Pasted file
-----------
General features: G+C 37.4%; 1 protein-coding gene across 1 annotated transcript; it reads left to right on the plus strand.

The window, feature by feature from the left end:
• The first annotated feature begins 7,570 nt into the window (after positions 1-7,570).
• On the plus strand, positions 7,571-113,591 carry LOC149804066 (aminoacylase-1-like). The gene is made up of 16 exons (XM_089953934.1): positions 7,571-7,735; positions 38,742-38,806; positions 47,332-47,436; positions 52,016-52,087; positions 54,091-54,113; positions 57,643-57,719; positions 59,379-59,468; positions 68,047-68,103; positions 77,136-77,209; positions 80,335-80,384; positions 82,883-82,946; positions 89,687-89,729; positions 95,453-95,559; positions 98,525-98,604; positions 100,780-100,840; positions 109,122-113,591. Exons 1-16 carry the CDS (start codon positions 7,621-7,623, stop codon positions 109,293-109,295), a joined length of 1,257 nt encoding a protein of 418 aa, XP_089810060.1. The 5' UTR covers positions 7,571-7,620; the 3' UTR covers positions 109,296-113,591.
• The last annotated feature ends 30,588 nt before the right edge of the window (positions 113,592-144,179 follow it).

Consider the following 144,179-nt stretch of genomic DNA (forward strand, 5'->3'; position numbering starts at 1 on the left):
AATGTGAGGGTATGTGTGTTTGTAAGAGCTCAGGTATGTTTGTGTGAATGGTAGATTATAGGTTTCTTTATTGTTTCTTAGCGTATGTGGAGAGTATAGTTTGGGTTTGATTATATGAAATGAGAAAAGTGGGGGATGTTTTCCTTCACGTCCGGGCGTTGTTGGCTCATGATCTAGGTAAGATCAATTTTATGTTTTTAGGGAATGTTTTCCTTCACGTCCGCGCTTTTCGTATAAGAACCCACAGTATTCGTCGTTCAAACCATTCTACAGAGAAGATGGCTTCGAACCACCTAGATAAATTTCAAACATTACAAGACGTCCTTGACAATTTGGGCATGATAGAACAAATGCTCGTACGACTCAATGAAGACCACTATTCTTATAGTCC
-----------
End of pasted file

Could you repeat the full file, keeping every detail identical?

General features: G+C 37.4%; 1 protein-coding gene across 1 annotated transcript; it reads left to right on the plus strand.

The window, feature by feature from the left end:
• The first annotated feature begins 7,570 nt into the window (after positions 1-7,570).
• On the plus strand, positions 7,571-113,591 carry LOC149804066 (aminoacylase-1-like). The gene is made up of 16 exons (XM_089953934.1): positions 7,571-7,735; positions 38,742-38,806; positions 47,332-47,436; positions 52,016-52,087; positions 54,091-54,113; positions 57,643-57,719; positions 59,379-59,468; positions 68,047-68,103; positions 77,136-77,209; positions 80,335-80,384; positions 82,883-82,946; positions 89,687-89,729; positions 95,453-95,559; positions 98,525-98,604; positions 100,780-100,840; positions 109,122-113,591. Exons 1-16 carry the CDS (start codon positions 7,621-7,623, stop codon positions 109,293-109,295), a joined length of 1,257 nt encoding a protein of 418 aa, XP_089810060.1. The 5' UTR covers positions 7,571-7,620; the 3' UTR covers positions 109,296-113,591.
• The last annotated feature ends 30,588 nt before the right edge of the window (positions 113,592-144,179 follow it).

Consider the following 144,179-nt stretch of genomic DNA (forward strand, 5'->3'; position numbering starts at 1 on the left):
AATGTGAGGGTATGTGTGTTTGTAAGAGCTCAGGTATGTTTGTGTGAATGGTAGATTATAGGTTTCTTTATTGTTTCTTAGCGTATGTGGAGAGTATAGTTTGGGTTTGATTATATGAAATGAGAAAAGTGGGGGATGTTTTCCTTCACGTCCGGGCGTTGTTGGCTCATGATCTAGGTAAGATCAATTTTATGTTTTTAGGGAATGTTTTCCTTCACGTCCGCGCTTTTCGTATAAGAACCCACAGTATTCGTCGTTCAAACCATTCTACAGAGAAGATGGCTTCGAACCACCTAGATAAATTTCAAACATTACAAGACGTCCTTGACAATTTGGGCATGATAGAACAAATGCTCGTACGACTCAATGAAGACCACTATTCTTATAGTCC